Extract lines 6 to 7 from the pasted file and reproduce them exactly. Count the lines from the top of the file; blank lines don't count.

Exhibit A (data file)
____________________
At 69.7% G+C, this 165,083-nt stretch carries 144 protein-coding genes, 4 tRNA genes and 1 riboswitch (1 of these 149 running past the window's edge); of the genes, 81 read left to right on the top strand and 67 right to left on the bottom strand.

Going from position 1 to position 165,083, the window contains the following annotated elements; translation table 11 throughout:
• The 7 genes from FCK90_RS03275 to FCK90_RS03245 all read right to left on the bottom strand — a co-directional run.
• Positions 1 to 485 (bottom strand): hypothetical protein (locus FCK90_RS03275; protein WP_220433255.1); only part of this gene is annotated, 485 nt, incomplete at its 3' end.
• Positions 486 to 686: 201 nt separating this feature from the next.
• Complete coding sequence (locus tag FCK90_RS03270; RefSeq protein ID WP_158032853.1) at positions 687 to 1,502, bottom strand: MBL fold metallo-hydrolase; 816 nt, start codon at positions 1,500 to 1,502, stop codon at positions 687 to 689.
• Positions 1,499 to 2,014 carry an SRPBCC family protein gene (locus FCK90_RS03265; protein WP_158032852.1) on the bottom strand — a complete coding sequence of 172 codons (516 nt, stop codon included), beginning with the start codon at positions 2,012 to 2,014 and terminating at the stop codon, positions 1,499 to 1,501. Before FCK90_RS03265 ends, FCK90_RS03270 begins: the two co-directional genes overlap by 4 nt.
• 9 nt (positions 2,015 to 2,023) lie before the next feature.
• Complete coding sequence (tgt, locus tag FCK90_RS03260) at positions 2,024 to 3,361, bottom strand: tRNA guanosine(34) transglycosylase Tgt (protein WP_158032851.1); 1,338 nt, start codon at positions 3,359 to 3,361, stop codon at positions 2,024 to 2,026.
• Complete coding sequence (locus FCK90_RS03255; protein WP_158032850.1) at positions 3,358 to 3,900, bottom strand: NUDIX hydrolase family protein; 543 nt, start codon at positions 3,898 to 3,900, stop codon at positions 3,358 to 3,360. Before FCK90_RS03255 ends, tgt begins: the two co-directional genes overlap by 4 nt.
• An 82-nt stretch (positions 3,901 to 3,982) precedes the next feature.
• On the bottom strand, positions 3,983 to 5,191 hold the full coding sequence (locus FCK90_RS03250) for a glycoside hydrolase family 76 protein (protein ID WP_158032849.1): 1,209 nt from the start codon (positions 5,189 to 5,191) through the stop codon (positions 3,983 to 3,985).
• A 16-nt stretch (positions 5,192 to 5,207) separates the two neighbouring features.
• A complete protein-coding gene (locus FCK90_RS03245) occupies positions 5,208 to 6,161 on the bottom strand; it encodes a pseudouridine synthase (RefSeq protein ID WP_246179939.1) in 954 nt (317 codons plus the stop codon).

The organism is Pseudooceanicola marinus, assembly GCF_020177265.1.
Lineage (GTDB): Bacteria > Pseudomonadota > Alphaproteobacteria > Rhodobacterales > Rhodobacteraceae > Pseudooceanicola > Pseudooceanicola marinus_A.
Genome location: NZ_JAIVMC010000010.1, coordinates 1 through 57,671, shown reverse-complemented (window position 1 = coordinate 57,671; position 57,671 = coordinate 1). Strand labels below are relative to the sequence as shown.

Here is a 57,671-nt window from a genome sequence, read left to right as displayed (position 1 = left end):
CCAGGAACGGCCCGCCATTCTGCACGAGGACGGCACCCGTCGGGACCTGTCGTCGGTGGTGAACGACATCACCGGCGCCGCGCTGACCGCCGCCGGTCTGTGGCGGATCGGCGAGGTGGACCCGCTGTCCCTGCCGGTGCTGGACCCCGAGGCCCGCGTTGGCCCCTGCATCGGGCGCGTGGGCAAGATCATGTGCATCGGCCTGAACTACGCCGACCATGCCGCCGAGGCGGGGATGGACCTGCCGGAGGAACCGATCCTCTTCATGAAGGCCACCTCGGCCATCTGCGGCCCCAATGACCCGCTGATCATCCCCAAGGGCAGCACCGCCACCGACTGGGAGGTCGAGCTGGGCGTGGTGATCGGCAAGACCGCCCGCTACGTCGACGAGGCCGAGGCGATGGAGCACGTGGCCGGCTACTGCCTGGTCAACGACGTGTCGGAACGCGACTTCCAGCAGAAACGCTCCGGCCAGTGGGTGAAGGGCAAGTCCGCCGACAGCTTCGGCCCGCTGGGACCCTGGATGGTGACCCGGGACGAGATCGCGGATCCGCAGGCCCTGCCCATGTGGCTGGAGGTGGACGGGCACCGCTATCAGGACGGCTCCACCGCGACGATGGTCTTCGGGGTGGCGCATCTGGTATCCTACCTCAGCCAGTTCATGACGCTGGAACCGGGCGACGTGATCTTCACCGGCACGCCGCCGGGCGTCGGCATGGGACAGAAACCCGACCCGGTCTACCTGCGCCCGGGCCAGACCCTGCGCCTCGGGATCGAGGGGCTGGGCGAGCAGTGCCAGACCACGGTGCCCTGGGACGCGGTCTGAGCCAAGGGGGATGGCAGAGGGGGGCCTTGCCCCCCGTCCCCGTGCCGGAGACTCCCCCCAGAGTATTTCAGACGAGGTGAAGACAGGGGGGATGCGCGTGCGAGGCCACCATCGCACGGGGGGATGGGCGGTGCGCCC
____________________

• Complete coding sequence (locus tag FCK90_RS03270; RefSeq protein ID WP_158032853.1) at positions 687 to 1,502, bottom strand: MBL fold metallo-hydrolase; 816 nt, start codon at positions 1,500 to 1,502, stop codon at positions 687 to 689.
• Positions 1,499 to 2,014 carry an SRPBCC family protein gene (locus FCK90_RS03265; protein WP_158032852.1) on the bottom strand — a complete coding sequence of 172 codons (516 nt, stop codon included), beginning with the start codon at positions 2,012 to 2,014 and terminating at the stop codon, positions 1,499 to 1,501. Before FCK90_RS03265 ends, FCK90_RS03270 begins: the two co-directional genes overlap by 4 nt.